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Huawei in 2021: The P50, a Pixel-killing camera and a return to Google?

It’s been a turbulent time for telecoms giant Huawei over the last 12 months, with it continuing to be hit with accusations and sanctions from the US government that have forced it to make several radical moves to stay competitive in the Western market.

These have included everything from the launch of replacements for Google Services, like App Gallery, to completely new operating systems, like HarmonyOS.

In fact, the firm’s been moving at such a frenzied pace that you may justifiably be wondering what Huawei has planned for 2021.

Here to help we’ve created this guide detailing our team of tech expert’s predictions of what’s in store for Huawei in 2021.

The bus is perhaps a bit dark, but the sky has been served well

1. It won’t give up on the Western market

Huawei has made clear it will not give up on its aspirations to become a top player in the West, even if it can’t use Google services.

This has been a constant theme in its press releases and showcased by its decision to continue opening Huawei stores in the West. Most recently this was reiterated by Anson Zhang, CEO, Huawei Consumer Business Groupwhen it opened its first UK retail store in London, where she said:

“The UK is a hugely important market for us, and we’re pleased to be able to offer customers the opportunity to pick up new technology in-store, in addition to a superior customer service experience. As well as being a key milestone for Huawei in the UK, we’re excited that this will open up more jobs to Stratford residents and help support the British economy.”

2. The Huawei P50 will be a contender of camera phone of the year

A consequence of this will be that the firm continues to win customers away from the likes of Samsung, and its hotly anticipated Galaxy S21 2021 flagship, using top end camera tech.

Huawei’s been slowly pushing this strategy since it first partnered with power-house camera maker Leica to co-engineer the P10’s camera all the way back in 2017.

Since then the firm has released some of the best camera phones on the market with the P20 and P30 lines both scoring incredibly well when we reviewed them. We expect this trend to continue in 2021, though what specific tweaks Huawei has planned for the P50’s snapper remain a mystery.

Related: Best camera phones

Huawei MateBook X

3. New Matebooks

A lot of people forget that Huawei actually makes pretty decent laptops. The firm’s Matebook series has constantly been an unsung hero and regular feature in our best laptop guide year on year.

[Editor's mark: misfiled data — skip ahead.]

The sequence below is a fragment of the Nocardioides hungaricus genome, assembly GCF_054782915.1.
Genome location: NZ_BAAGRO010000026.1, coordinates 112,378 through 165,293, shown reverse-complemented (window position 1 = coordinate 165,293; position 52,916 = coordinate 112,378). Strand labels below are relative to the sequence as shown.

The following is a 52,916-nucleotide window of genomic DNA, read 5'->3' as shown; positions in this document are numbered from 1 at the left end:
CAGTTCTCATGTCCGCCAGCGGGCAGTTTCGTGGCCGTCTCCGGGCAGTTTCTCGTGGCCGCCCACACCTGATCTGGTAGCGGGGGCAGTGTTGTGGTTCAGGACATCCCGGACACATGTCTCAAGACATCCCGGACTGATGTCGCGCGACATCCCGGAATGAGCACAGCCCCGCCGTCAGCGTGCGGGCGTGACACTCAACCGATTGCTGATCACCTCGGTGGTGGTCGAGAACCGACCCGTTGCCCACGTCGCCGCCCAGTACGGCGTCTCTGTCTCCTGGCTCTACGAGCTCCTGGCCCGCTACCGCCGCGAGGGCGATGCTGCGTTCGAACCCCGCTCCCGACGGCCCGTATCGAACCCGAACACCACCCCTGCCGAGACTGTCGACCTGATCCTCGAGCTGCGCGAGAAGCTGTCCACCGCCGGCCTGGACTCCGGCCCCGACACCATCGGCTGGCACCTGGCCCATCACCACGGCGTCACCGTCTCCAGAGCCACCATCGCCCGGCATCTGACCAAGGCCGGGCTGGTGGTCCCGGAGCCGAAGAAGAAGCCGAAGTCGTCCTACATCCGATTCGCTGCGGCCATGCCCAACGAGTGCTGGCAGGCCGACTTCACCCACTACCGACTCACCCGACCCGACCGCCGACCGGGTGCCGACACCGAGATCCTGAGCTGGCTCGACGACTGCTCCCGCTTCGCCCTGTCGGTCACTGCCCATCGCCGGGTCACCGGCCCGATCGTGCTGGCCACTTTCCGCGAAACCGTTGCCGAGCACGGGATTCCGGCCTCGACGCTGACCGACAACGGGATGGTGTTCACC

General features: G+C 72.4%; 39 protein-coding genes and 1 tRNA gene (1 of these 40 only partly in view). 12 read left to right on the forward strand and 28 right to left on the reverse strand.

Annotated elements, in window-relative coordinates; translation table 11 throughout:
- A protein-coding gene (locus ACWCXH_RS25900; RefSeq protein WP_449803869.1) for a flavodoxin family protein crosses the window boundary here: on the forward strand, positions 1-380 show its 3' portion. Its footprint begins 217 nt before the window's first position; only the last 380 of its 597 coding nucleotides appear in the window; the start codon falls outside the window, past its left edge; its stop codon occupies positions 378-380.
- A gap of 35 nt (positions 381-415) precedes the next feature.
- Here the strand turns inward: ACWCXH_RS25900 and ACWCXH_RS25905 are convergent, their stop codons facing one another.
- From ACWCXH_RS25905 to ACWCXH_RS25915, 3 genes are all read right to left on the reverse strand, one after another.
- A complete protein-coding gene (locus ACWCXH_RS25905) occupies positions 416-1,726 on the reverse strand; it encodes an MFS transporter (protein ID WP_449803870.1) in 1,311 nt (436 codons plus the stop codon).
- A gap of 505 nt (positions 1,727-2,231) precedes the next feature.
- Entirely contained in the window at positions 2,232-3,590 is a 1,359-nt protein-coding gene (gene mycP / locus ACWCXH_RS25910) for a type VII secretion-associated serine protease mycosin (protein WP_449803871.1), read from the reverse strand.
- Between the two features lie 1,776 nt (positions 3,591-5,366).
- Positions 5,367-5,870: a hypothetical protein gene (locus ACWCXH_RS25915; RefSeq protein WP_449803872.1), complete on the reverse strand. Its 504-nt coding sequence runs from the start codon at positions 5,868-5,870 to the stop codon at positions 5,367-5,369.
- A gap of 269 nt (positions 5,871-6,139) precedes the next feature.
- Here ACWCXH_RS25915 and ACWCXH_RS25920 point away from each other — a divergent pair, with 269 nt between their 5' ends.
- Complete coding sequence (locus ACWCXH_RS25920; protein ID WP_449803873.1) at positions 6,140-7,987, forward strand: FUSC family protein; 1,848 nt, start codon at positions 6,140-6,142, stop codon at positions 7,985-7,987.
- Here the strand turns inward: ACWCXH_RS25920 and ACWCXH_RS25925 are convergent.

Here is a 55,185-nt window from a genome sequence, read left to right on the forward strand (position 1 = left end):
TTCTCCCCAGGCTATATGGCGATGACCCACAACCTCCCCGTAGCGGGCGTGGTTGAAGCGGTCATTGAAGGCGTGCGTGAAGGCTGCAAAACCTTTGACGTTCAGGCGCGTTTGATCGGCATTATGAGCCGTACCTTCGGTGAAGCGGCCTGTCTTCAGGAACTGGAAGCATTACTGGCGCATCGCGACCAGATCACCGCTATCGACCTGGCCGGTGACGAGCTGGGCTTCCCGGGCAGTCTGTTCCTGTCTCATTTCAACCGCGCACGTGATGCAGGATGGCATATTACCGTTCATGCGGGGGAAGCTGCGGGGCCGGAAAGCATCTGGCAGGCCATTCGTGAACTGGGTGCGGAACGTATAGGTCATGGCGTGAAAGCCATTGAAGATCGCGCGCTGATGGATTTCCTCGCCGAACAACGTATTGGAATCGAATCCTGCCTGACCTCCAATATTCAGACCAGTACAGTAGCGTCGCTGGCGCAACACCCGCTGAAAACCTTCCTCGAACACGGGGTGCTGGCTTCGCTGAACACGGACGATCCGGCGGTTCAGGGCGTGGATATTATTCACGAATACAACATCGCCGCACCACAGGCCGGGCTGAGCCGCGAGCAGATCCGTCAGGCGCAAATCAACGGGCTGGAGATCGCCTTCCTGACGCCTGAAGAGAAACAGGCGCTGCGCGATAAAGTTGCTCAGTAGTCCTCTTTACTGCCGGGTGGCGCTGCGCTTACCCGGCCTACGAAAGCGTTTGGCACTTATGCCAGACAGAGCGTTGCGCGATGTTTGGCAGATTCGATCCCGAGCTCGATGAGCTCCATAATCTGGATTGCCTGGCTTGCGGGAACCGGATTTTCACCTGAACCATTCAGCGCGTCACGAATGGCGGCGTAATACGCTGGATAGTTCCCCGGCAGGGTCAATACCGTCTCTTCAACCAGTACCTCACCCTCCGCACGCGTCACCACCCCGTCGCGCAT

Which is why we have high hopes it’ll continue this trend in 2021, which is already looking set to be a great year for laptops. According to rumours there are going to be a number of key new technologies hitting the market that should make 2021’s laptops a huge step up on anything we’ve seen before. Highlights include rumblings Nvidia and AMD will bring their respective new Ampere and RDNA 2 architecture GPUs to laptops. If true this would let make the new wave of laptops absolute powerhouses, offering unprecedented gaming and creative performance.

Qualcomm’s new Snapdragon CPUs and modems are also expected to slowly start making their way onto laptops next year. Given Huawei’s pedigree in the space, it would make sense for the firm to have a 5G capable Matebook in its 2021 line as well.

Related: Best laptops

What is Huawei Mobile Services? Pictured - Huawei app gallery

4. A return to Google services?

Whether or not relations between Huawei and the US will thaw to the point it’ll be able to start using Google Services on its phones and tablets is the biggest question for Huawei fans in 2021.

Though speculation suggests the US President to be Biden has a softer stance to China, and by extension Huawei, it’s unclear when, or if he’ll reverse the Executive Order against it. If he doesn’t Huawei will have to continue developing its own services and App Gallery mobile library.

Then there’s also the question; even if it can use Google Services, will it? Huawei’s a pretty big company with a presence in numerous markets where Google isn’t really a thing, like China and Russia. It’s also not known for being the most forgiving of firms, which means it may not be interested in returning to Google, even if the option’s available.

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